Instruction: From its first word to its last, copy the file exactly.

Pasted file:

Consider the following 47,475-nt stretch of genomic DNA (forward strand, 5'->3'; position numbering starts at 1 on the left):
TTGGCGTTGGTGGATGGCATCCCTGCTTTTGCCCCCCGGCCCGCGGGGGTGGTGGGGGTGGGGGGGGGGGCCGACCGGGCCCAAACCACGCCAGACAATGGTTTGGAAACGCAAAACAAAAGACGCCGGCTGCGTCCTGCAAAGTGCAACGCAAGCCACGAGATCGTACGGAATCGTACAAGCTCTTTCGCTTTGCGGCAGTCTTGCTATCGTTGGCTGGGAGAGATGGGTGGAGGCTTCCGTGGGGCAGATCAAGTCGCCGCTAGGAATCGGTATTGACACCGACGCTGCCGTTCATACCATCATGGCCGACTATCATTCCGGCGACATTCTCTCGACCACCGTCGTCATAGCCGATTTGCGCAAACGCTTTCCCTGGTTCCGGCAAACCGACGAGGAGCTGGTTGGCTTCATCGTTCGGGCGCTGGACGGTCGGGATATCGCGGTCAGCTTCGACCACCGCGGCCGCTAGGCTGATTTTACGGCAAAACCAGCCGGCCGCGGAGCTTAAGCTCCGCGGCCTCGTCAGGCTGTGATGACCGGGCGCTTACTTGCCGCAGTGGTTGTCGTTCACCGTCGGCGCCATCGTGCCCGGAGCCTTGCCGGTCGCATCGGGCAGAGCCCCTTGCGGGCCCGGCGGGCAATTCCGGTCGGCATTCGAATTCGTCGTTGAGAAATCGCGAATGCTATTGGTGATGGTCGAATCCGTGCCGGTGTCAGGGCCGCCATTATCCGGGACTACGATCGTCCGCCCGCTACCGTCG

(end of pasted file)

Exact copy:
Consider the following 47,475-nt stretch of genomic DNA (forward strand, 5'->3'; position numbering starts at 1 on the left):
TTGGCGTTGGTGGATGGCATCCCTGCTTTTGCCCCCCGGCCCGCGGGGGTGGTGGGGGTGGGGGGGGGGGCCGACCGGGCCCAAACCACGCCAGACAATGGTTTGGAAACGCAAAACAAAAGACGCCGGCTGCGTCCTGCAAAGTGCAACGCAAGCCACGAGATCGTACGGAATCGTACAAGCTCTTTCGCTTTGCGGCAGTCTTGCTATCGTTGGCTGGGAGAGATGGGTGGAGGCTTCCGTGGGGCAGATCAAGTCGCCGCTAGGAATCGGTATTGACACCGACGCTGCCGTTCATACCATCATGGCCGACTATCATTCCGGCGACATTCTCTCGACCACCGTCGTCATAGCCGATTTGCGCAAACGCTTTCCCTGGTTCCGGCAAACCGACGAGGAGCTGGTTGGCTTCATCGTTCGGGCGCTGGACGGTCGGGATATCGCGGTCAGCTTCGACCACCGCGGCCGCTAGGCTGATTTTACGGCAAAACCAGCCGGCCGCGGAGCTTAAGCTCCGCGGCCTCGTCAGGCTGTGATGACCGGGCGCTTACTTGCCGCAGTGGTTGTCGTTCACCGTCGGCGCCATCGTGCCCGGAGCCTTGCCGGTCGCATCGGGCAGAGCCCCTTGCGGGCCCGGCGGGCAATTCCGGTCGGCATTCGAATTCGTCGTTGAGAAATCGCGAATGCTATTGGTGATGGTCGAATCCGTGCCGGTGTCAGGGCCGCCATTATCCGGGACTACGATCGTCCGCCCGCTACCGTCG